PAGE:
Monday, June 25, 2007

Who Knew You Could Grow Your Own Luffa Sponges?

I didn't. Till I read about it somewhere. So this year I was thrilled to see seeds for luffa at Southern States.
From the Cobb County Extension site: Luffa (Luffa aegyptica Mill syn. L. cylindrica), or Loofah or vegetable sponge, is a member of the Cucurbitaceae family. Luffa is closely related to and has similar cultural requirements as the cucumber. It is an annual climbing vine, which produces a fruit containing a fibrous vascular system. When separated from the skin, flesh and seeds, the fiber network can be used as a bathroom sponge. Luffa can also be used as packing material, for making crafts, and as filters.
Used as a bath sponge it produces a mild glow on the skin. The blood circulation the sponge induces on the skin has been credited as a relief for rheumatic and arthritic sufferers. The versatility of the luffa goes beyond producing sponges. The young fruit, when small, (around 6 inches) are delicious used in soup or stew. They can also be cooked like summer squash. Older fruit have been reported to develop purgative chemicals.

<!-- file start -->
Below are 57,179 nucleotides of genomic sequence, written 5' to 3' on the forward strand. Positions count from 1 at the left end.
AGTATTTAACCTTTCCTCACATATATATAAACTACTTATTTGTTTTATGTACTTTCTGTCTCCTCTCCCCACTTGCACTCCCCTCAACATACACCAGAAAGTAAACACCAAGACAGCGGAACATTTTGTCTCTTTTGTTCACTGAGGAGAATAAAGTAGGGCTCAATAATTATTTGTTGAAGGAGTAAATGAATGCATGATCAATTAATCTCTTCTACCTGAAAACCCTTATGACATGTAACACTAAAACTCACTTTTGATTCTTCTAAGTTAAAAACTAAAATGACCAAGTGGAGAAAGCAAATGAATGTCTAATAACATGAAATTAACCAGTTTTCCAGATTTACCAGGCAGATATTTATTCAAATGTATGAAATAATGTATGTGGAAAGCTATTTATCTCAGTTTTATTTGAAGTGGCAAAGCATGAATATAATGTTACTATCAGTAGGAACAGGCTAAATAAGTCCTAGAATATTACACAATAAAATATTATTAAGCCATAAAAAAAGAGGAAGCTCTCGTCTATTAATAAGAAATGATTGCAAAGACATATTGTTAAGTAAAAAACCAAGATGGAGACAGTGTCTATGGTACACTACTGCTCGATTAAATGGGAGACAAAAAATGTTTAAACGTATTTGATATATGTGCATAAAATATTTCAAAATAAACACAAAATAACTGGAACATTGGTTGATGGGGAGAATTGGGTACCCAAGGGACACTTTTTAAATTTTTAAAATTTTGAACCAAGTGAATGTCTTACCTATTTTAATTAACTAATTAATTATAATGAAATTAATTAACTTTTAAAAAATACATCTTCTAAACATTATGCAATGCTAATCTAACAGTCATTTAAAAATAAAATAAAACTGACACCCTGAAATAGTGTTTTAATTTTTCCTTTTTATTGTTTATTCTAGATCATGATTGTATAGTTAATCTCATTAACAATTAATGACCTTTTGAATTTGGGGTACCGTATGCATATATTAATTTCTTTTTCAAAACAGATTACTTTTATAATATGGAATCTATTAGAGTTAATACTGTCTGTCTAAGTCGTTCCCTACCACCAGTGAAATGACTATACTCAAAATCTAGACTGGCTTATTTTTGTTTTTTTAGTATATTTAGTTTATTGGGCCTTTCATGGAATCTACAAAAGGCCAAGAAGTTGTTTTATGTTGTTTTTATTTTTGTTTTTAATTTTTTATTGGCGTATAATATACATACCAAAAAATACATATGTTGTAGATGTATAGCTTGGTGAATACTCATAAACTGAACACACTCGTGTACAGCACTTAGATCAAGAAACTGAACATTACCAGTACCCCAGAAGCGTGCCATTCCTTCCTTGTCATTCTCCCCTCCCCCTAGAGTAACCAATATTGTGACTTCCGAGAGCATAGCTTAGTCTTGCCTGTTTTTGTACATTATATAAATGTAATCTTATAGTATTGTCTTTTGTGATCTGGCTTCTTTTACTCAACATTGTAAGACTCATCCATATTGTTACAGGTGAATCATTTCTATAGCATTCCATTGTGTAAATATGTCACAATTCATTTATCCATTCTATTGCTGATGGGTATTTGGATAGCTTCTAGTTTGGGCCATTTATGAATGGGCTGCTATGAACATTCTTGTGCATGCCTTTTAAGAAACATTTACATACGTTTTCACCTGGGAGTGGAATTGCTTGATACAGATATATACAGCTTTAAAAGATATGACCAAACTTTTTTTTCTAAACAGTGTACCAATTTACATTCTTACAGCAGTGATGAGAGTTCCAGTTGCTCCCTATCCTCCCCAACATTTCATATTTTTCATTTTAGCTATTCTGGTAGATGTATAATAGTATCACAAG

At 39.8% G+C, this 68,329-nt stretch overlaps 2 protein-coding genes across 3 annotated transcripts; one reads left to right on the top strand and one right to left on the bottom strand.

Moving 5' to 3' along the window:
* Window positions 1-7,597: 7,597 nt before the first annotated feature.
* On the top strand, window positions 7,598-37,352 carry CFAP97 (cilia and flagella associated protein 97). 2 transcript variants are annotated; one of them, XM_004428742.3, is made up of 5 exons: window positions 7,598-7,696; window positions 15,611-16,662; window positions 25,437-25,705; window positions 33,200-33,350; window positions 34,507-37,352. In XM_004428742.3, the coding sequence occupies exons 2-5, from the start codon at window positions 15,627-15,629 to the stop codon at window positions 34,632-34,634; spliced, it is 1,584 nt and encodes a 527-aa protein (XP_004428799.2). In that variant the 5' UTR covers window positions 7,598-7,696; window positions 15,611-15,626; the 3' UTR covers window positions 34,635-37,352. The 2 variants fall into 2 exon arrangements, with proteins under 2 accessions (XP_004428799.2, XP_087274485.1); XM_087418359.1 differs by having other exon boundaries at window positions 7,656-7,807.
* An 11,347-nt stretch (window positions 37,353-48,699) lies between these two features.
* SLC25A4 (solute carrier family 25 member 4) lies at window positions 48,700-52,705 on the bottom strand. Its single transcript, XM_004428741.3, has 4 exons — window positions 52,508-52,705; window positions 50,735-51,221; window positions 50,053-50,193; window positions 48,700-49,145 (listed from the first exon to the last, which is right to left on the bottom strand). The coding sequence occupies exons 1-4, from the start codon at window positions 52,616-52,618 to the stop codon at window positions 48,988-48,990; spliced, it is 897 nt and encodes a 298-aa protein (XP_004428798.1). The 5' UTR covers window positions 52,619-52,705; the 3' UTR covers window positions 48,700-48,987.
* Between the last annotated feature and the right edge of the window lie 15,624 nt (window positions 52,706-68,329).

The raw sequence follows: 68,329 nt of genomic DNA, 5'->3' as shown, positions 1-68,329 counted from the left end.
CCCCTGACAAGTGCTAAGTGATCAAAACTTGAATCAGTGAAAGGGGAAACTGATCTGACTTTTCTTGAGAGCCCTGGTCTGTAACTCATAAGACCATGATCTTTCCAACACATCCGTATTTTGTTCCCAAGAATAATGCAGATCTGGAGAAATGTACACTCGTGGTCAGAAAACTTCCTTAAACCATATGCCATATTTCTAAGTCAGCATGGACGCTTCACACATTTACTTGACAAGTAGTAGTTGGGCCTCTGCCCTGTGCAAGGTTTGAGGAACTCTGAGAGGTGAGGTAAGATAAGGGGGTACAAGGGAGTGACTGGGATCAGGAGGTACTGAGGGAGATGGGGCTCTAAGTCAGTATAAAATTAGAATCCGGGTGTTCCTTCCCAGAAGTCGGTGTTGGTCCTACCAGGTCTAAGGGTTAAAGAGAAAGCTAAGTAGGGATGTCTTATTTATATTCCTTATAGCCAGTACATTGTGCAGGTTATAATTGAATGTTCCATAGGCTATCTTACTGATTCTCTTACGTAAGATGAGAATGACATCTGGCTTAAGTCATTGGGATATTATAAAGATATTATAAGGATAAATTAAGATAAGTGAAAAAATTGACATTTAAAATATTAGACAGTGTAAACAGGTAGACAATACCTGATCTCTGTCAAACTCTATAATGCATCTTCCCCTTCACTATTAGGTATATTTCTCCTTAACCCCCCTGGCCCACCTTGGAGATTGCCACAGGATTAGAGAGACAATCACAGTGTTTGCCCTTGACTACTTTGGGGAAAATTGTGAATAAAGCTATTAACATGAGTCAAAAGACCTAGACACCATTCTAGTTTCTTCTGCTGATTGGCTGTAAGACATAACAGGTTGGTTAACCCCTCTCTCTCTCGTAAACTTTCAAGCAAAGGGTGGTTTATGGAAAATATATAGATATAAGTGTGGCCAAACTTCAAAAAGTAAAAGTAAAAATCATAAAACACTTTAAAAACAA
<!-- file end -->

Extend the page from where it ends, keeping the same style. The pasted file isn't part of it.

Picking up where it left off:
Because luffa has a compact network of close fibers, its resiliency makes it useful for many products like filters, slipper soles, baskets. Small pieces of luffa sponge are good for scraping vegetables like carrots without having to remove the valuable nutrients by peeling them. You can also wash dishes, scrub your tub, etc. with luffa. When they become soiled throw them in the washer! Luffa is environmentally safe, biodegradable and a renewable resource.


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